The Shepherd of Hope blog is here to serve you, to help you know Jesus better and to find hope in Him. This blog relies on the Spirit of God using the word of God to build people of God. All material has been prayerfully submitted for your encouragement and spiritual edification. Your questions and comments are welcome.

Tuesday, November 29, 2011

Revival Praying - Part 1

Ever been persecuted or have an enemy try to crush you to the ground? Ever feel overwhelmed not only by personal distress, but community, state, national, or the world’s “distress of nations”? In such times the only valid response that bears hope of relief and redemption is to turn to the Lord. In such times what we need is revival.

Why revival? Maybe that’s not a familiar word to you. Weley L. Duewel defines a revival as:

“when God manifests His presence in overwhelming reality. . . . God’s presence and power are so mightily and extensively at work during revival that God accomplishes more in hours or days than usually results from years of faithful nonrevival ministry. . . . During revival people are moved toward Christ, people who can be moved in no other way. Many prayers that have gone unanswered for years are gloriously answered.”

We need a revival. Look around at breaking and broken marriages, divided families, confusion over identity (sexual and otherwise), addictions, lusts gone wild, betrayal, busyness, and poverty (material and spiritual). Look around you, look inside you, look and feel the pain and lostness. We need revival.

When we look at our nation today it’s not difficult to see, we need revival. When I look at the world, the wars, the terror, the rebellion and unrest, the injustices, the suffering, the atheism, the religious fanaticism, the lost souls, and the overall ignorance and even apathy toward God, I say, we need revival. We need the presence of the Lord. We need a mighty work of God. We need for God to make His presence known in a powerful and pervasive way. We need revival.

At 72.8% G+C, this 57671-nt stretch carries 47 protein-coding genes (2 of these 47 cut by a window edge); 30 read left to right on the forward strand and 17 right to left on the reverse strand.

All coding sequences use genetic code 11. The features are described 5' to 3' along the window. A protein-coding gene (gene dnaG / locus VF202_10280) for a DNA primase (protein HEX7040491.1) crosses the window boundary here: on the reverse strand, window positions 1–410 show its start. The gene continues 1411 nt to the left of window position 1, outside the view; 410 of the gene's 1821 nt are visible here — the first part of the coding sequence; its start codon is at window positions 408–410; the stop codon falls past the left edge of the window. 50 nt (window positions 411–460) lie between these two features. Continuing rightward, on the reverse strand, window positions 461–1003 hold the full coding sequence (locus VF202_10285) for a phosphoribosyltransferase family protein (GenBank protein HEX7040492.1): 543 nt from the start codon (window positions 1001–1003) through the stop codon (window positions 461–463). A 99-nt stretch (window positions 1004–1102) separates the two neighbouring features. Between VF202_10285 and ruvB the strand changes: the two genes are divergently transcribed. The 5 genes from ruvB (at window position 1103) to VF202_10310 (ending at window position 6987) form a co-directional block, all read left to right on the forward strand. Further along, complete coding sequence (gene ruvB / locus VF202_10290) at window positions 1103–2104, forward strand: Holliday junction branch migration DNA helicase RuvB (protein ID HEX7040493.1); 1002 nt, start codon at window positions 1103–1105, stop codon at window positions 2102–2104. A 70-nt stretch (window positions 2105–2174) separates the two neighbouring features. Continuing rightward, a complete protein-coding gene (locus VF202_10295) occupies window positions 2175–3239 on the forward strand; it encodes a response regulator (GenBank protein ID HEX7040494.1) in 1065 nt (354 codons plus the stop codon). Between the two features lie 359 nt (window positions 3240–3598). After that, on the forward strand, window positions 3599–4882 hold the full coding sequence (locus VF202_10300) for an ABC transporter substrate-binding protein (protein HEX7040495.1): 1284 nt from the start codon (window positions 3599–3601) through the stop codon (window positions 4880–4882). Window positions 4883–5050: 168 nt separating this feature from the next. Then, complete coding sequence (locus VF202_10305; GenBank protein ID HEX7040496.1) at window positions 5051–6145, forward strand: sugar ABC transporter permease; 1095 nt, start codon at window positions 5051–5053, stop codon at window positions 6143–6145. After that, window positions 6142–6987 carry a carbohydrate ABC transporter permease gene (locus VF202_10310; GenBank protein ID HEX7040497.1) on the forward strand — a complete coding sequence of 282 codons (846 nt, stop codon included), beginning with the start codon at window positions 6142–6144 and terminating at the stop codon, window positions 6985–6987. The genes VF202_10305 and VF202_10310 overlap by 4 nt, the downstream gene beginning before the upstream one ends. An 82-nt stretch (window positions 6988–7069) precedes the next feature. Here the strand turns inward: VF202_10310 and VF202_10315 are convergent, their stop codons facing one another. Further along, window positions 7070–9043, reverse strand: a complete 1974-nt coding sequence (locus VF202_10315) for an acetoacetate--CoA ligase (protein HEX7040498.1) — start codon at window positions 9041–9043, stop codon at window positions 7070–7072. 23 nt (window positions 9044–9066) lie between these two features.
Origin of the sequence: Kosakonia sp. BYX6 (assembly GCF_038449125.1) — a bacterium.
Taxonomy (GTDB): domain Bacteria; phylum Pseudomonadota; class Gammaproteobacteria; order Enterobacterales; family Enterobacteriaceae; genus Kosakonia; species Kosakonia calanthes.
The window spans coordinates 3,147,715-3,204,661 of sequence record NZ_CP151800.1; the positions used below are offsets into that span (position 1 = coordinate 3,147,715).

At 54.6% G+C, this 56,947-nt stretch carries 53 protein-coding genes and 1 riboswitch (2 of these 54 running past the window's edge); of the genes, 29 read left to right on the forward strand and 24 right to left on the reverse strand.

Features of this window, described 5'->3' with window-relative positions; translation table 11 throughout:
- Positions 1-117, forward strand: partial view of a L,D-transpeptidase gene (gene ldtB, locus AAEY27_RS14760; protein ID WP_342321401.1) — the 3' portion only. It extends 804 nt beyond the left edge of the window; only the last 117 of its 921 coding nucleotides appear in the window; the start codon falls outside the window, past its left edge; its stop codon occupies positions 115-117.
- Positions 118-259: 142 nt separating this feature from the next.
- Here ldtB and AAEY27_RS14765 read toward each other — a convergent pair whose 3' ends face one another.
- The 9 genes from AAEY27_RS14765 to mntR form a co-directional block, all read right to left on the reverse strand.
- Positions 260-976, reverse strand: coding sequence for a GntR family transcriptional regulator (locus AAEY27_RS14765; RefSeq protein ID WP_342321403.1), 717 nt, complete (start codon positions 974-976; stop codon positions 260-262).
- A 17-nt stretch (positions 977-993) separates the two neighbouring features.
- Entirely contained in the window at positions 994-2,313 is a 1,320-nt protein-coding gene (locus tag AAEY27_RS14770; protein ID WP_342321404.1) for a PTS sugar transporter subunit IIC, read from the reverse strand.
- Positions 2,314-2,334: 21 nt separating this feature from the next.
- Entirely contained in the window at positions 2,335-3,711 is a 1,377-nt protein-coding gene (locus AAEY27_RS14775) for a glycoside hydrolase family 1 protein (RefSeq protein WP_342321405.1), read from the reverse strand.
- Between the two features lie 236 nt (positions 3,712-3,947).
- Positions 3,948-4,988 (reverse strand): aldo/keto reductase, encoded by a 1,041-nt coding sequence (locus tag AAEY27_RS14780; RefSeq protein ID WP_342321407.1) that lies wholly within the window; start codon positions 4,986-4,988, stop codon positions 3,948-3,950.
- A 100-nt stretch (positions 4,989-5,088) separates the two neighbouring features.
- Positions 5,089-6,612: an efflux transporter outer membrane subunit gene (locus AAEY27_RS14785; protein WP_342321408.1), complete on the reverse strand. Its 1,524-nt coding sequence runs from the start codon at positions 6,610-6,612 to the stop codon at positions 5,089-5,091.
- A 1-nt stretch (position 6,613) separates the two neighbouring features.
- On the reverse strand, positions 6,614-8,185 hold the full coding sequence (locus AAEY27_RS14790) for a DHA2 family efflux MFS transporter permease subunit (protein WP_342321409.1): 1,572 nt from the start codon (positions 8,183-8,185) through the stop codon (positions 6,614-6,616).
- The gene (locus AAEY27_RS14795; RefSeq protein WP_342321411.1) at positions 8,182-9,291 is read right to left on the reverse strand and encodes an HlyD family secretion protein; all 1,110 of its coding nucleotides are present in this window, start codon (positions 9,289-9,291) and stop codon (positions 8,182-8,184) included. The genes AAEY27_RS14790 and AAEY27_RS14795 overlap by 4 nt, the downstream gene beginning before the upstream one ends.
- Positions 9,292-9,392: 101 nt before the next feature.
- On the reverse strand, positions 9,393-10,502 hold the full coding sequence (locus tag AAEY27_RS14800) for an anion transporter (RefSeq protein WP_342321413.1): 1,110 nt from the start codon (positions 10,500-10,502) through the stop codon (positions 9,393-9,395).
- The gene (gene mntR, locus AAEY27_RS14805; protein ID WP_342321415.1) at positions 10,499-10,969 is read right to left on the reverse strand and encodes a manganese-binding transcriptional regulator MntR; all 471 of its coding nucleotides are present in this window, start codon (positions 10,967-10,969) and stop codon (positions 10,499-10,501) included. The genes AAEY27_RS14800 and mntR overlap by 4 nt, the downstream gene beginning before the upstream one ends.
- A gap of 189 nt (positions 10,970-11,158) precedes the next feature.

How do we go about getting a revival? Revival is not something we can just formulize into being. Only God, in His sovereign determination and will, can give revival. But there is evidence that we can beseech God for that revival. There is evidence that we can pray to God for revival. Prayerful supplication coupled with trust in Him who knows what we need before we ask, can bring revival.

Psalm 143 is an example of revival praying. Some believe the context of the psalm is Saul’s persecution of David. Others believe this psalm was written by King David when his son Absalom had rebelled against him. When those in power persecute you or those you love betray you it can be discourage you even devastate you. David knew what he needed to do in such times. He needed to pray. He needed revival as we will see. If you are going through a difficult personal time or burdened over the state of the world around you, I encourage you to join me as I take in this psalm prayerfully and seek the Lord for revival.

The prayer of supplication (143:1). Hear my prayer, O LORD, Give ear to my supplications! In Your faithfulness answer me, And in Your righteousness.” The basis for and reason we pray is God’s faithfulness and His righteousness. David begins his psalm by looking to God. And he looks to God with heartfelt devotion. A supplication is a passionate cry for God’s favor in a given situation. David is not merely repeating some memorized words of prayer. David is pouring out his heart to God.

We come to God in prayer on the basis of His faithfulness to His word and the promises contained therein. We come to God in prayer on the basis of knowing He is righteous and all His answers are right. Prayer begins with God. It is the Holy Spirit who puts the desire to pray within us. Prayer ends with God. God is the destination of our prayers. God is the One who is going to make the difference in whatever it is we are praying for.

When we look at this through the lens of the New Testament we can have great confidence before God. John was inspired to write:

1 John 5:14-15 - Now this is the confidence that we have in Him, that if we ask anything according to His will, He hears us. 15 And if we know that He hears us, whatever we ask, we know that we have the petitions that we have asked of Him.

If we pray according to God’s will, He hears us, and if He hears us we know that our great loving Father in heaven will answer our prayers and do what is best. Now you might be thinking, that’s well and good, but how do I know what God’s will is? How do I pray “according to His will”? Let’s continue in the study of our psalm to see.